Additionally, the P.1 variant caused the same number of deaths in Manaus, Brazil, in a span of one month that the U.K. variant did over three months. This suggests that the P.1 variation exhibits similar mutations to the B.1.351 and B.1.1.7 strains, which conceal it from immune response and prevent antibodies from neutralizing it. The variant also contains more spike proteins on its surface, allowing it to attach more firmly to host cells. The new outbreak increased Brazil’s death toll to over 219,000, only second to the U.S., a nation with nearly one and a half times the population of Brazil. The U.S. found its first case of the P.1 variant in Minnesota.

While these new strains have raised alarm, the vaccines developed by Moderna and Pfizer have given us hope of ending this pandemic. Despite this, the pandemic is continuing to worsen, regardless of the measures put in place. Another COVID-19 variant has been discovered in Los Angeles, California, and is said to be responsible for two-thirds of LA’s one million cases in the last two months alone. These resurgences may show that our best answer, the vaccine, may no longer be adequate.

The vaccine may not provide much relief, as these strains have reinvigorated the spread of COVID-19. Normally, a vaccination grants active immunity because the immune system produces antibodies that last an entire lifetime. However, these new strains all have the ability to disguise themselves such that the antibodies cannot recognize and eradicate them, raising questions over the efficacy of the vaccine against emerging strains. However, Moderna says tests have concluded that the COVID-19 vaccine offers some protection against the new variants, specifically the B.1.1.7. However, their vaccine produced far fewer antibodies against B.1.351, suggesting the acquired immunity would eventually wane. In response, Moderna is developing a booster shot that would specifically target B.1.351 and even combat P.1. Meanwhile, Pfizer released a statement that their vaccine protects against B.1.1.7 as well, though its effectiveness against the other strains is yet to be determined.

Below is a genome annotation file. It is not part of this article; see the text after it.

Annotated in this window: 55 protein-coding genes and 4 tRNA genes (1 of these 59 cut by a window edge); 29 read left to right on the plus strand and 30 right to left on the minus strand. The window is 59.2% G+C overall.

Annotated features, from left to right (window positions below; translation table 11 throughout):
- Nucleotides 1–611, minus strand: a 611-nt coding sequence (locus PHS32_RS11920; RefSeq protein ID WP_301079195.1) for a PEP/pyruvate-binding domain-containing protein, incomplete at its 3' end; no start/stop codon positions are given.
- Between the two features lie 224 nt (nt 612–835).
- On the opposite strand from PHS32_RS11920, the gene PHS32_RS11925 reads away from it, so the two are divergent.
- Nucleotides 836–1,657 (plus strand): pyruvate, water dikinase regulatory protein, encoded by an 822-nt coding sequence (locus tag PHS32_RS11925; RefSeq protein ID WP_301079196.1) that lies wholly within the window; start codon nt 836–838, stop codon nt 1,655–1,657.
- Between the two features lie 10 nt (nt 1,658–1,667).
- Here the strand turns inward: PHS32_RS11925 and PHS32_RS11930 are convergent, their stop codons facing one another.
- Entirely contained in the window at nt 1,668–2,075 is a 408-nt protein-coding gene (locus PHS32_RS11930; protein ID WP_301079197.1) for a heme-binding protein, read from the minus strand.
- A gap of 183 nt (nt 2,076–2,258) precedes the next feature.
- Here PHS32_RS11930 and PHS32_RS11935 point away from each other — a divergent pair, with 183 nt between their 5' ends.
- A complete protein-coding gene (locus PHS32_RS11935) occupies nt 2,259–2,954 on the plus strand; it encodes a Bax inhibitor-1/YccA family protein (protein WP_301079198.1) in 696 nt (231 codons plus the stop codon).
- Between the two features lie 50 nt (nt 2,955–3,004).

Though cases and hospitalizations have declined in the U.S., the new strains may easily reverse this progress and aggravate the pandemic further. In response, our government has implemented stricter mitigation measures, such as public mask-wearing and stay-at-home orders, and distributed more tests and vaccines. Recently, President Joe Biden signed a travel ban, in an effort to mitigate the spread of the novel strains as well. However, doing your part in stopping the spread is significant now, more than ever. Wearing higher filtration masks in public, such as the N95 mask, getting tested, socially distancing yourself, and frequently washing hands are simple tasks, yet they are pivotal in ending this pandemic once and for all.